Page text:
Cahiers thumbnails for Agnes Varda, Chris Marker and Jacques Rozier
The December 1962 issue of Cahiers du Cinema was a special issue dedicated to the New Wave. among its features was a dictionary of 166 "new" French directors. Howver, the directors included there were not necessarily new -- Jean-Pierre Melville was included -- or young -- Jean Giono who was born in 1895 and who directed his first and only film in 1960 was also included -- or French -- Noel Burch and James Blue, both Americans who either directed in France (Blue) or were stymied in their effort to direct there (Burch) were included. These are my translations of the thumbnail critiques of Jacques rozier, Chris Marker and Agnes Varda from that feature.
Jacques Rozier(filmography states "preparing a film 'on terror under the sun'")
His two short films, non-chalant and cheerful, had designated him as an outsider. Adieu Philippine locates him wholly in the first rank. That film is the paragon of the New Wave., that one where the virtues of the new cinema glitter in their purest brilliance, where his method sees the clearest and most convincing demonstration of their legitimacy, that would be a case of shooting on the fly, from the choice of new faces, from borrowing from TV, from the cheekiness of the telling, the theme, or finally of the youth. The other founders of the New Wave quickly turned its spirit to their advantage and their works plead more in favor of their own genius than that of the school. In Rozier's work, it is the opposite which speaks in his behalf for the good as well as the bad. Adieu Philippine puts a final point on the quarrel of the old and the modern; it confirms the downfall of classical realism which Italian neo-realism and its extensions were only respectful off-spring. After this film, all others appear false, and one thinks erroneously that the search for the natural could be pushed further.
The dangers here are the same as always from the realistic perspective. You can skirt them without tumbling over, though, primarily, the picturesque sometimes shows itself off, and that the quest for a morsel of bravura falsifies the modesty of tone; but the end of the film, better handled and darker, offers a refinement of psychology quite beyond the reach of average technicians, beyond the "objectivity" enslaved to their short-sighted scientism. What is more, the second half, reaches, without flourishes, symbols or other stylistic effects - the vestige of a too pious admiration -, a lyricism which makes of a scene of wasps, or of dance, or of goodbyes on the dike - something of the highest summit of the poetic where young French cinema installs itself on this day.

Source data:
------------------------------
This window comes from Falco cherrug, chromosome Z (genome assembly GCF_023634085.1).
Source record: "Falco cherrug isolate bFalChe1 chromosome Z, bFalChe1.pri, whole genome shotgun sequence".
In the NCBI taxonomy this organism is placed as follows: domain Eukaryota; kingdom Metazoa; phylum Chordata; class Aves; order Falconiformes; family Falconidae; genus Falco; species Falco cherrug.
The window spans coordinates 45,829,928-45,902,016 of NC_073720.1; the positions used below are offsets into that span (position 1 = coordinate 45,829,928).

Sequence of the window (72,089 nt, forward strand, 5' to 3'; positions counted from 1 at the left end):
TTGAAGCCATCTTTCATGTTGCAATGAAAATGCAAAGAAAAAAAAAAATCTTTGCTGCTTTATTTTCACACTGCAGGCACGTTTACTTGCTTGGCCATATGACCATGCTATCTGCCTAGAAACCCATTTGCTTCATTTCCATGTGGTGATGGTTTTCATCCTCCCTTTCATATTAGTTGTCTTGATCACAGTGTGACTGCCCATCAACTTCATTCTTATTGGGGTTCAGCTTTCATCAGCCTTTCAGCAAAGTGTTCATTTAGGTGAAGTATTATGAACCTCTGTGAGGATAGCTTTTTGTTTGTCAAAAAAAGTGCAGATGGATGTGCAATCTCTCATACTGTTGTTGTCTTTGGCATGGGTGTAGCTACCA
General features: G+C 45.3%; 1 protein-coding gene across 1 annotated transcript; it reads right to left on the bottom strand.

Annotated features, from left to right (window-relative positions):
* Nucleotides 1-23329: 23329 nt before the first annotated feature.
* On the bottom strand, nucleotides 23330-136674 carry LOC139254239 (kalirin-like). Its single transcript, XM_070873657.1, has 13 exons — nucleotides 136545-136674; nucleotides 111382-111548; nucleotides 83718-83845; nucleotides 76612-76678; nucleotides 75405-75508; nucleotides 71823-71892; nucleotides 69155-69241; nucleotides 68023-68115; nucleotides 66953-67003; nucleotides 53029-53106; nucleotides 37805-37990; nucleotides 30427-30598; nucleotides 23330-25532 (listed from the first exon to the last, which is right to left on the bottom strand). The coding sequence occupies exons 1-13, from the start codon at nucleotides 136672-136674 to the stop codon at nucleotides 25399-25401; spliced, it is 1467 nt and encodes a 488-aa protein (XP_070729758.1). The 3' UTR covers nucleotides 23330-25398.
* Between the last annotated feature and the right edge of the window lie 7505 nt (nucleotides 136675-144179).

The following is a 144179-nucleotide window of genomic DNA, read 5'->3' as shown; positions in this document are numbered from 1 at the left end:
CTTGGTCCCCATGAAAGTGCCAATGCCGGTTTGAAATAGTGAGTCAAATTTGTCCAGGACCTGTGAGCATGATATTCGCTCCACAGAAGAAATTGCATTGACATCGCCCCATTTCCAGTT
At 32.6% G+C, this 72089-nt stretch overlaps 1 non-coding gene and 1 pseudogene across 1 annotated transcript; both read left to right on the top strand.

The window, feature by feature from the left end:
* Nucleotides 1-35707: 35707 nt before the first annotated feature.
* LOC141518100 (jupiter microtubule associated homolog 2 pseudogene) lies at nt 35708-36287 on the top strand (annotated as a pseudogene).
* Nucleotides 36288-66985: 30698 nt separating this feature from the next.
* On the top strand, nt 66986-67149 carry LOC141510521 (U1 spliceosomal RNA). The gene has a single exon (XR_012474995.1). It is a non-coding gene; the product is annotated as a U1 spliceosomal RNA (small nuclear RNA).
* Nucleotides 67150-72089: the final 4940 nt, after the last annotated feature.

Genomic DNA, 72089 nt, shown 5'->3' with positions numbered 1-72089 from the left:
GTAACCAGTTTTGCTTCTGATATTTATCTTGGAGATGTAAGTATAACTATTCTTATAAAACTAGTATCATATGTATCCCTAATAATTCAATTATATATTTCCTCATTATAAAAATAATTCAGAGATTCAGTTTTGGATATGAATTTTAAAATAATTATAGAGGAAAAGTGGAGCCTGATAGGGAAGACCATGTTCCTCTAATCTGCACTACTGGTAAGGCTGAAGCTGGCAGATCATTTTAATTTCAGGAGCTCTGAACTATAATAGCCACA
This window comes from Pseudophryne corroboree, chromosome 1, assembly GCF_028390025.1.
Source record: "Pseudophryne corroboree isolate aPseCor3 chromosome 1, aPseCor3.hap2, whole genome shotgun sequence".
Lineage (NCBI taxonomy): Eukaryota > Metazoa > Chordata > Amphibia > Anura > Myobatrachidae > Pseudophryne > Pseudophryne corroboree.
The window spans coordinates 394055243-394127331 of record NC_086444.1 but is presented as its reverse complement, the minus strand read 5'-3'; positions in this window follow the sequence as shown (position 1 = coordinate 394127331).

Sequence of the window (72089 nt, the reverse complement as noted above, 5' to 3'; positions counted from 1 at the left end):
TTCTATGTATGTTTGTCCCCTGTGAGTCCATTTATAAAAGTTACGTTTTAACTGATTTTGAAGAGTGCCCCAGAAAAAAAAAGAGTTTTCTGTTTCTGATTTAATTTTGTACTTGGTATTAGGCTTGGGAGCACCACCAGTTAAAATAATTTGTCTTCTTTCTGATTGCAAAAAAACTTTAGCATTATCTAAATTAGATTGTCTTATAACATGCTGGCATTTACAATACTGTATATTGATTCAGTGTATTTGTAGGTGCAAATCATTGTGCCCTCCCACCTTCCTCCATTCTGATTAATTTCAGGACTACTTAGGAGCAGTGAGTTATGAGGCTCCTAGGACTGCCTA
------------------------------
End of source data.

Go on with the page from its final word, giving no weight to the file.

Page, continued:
Chris Marker(filmography states "preparing La Jetée")
He wears, sown on the pocket of his jacket, a yellow star on which one can read the word "intellectual". He wears it with style and ostentation, betting that the on-looker is not an ignorant idiot. Thanks to him, extreme preciosity and gongorism have a cinematic equivalent.
This formalist has the taste for austerity, this paradoxical spirit, an eye for evidence. He should be protestant, he is a catholic, an essayist and he is a filmmaker. This eye for the shortcut, this taste for methodic can be found, thus, in Cuba, in Israel, on the sinuous line of the front where, in a manner today indiscernible, the outline of the revolutionary spirit is becoming apparent.
Brilliant, sarcastic, remarkable typographer , lovers of spectacle reproach him for not being something else. His motto could be drawn precisely from Gongora, "en rocas de cristal, serpeinte brieve" , as you would have it, "in the water of a diamond, the venom of a snake".
(by her filmography "preparing La Mélangite whose prologue has been filmed")
Can one like at the same time both Mao Tse-Teung and antiquaries? Agnès Varda proves "yes" prehaps. Her distinction is knowing how to direct, in other words, to accent, an object, a human being, a landscape, uniquely by its opposite: the fishermen of Sète by the intellectuals of the left (bank), the rue Mauffetard by the comic opera, Somewhat oddly, it is thus Agnès' intelligence which will serve to film Cleo's skin, while Cleo's sentimentality serves as quarry for physical appetite of Agnès. Otherwise spoken, everything happens as if lucidity helps Varda to become impassioned while passion helps her to legislate. In brief, Agnès Varda, or emotion seized by rigor. From whence the impression watching her films of a sort of cantilever. Agnès Varda, if one is mischievous, is a little like Oscar Wilde who ordered a beggar's outfit from the toniest tailor in London. But if one is kind, she is a lot like Baudelaire and his ideas on art and the dandy. What is more, she is the first one to talk of women in terms of pain and freedom, and not of magazines. And if this feminine Zola is sometimes a little lacking in feminine instinct, let us admire her for creating, as Sternberg did, her own light.